How amber is "made"


I hope most of my readers realise that amber is not really "made" as such. It has been around for hundreds of millions of years and is a product of a long process.
Amber is fossilized tree resin (not sap). Hundreds of millions of years ago huge coniferous forests covered big parts of what is today Baltic sea and its environs. Resin from these trees (in our region its Pinus succinifera and similar trees) seeped down sometimes trapping insects or other organic matter (this way forming so called inclusions) and then solidified. Geological changes caused parts of the forest to be buried under the ground or later even water and the process began.

Small raw amber nuggets

Molecular polymerization, resulting from high pressures and temperatures produced by overlying sediment, transformed the resin first into copal. Sustained heat and pressure drove off terpenes and resulted in the formation of amber.
There are several conditions which had to be present in order for resin to become amber.

The starting resin had to be resistant to decay. Many trees produce resin, but in the majority of cases this deposit is broken down by physical and biological processes. Exposure to sunlight, rain, and temperature extremes tends to disintegrate resin, and the process is assisted by micro-organisms such as bacteria and fungi. For resin to survive long enough to become amber, it had to be resistant to such forces or be produced under conditions that exclude them.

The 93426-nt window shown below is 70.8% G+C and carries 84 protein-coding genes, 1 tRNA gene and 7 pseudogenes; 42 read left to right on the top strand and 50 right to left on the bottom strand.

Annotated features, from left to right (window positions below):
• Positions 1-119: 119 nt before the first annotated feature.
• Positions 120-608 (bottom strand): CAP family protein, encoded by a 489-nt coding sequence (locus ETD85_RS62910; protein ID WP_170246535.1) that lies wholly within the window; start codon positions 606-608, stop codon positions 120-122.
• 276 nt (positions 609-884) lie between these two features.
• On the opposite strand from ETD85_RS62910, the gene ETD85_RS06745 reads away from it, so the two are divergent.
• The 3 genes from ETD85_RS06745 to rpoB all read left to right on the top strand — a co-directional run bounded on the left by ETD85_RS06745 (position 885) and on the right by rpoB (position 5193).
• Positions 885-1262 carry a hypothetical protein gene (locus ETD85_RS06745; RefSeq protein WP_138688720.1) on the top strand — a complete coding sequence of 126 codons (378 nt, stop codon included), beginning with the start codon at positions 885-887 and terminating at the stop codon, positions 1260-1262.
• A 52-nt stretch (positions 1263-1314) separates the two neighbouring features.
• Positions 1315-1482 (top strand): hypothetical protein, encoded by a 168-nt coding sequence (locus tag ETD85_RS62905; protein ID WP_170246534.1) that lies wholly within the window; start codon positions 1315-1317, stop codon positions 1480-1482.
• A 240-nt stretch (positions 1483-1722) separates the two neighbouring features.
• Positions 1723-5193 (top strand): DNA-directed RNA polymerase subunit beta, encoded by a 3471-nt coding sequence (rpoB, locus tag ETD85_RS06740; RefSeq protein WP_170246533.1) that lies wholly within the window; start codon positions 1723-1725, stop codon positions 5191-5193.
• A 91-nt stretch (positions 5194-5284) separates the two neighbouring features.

Other kinds of amber came to be in a similar way, only the resin came from different trees, thus resulting in a different chemical composition.

This is the reason why only Baltic amber is considered to have medicinal properties due to one of its components -- succinic acid. Teething necklaces and bracelets (only made from untreated Baltic amber) are used for this reason as well. If you are choosing a teething necklace for your child -- be careful, a lot of amber that is nicely transparent (especially bigger sized beads, uniform in shape) is usually heat treated amber -- it is boiled in hot oil to become transparent. But unfortunately during this procedure it loses most of its succinic acid, which is the healing bit of amber.

Perzonalized amber teething necklace
Personalized amber teething necklace by Drop of Amber

All the pictures are taken by me unless mentioned otherwise. If you fancy a piece of jewellery -- send me an email or convo me on etsy.

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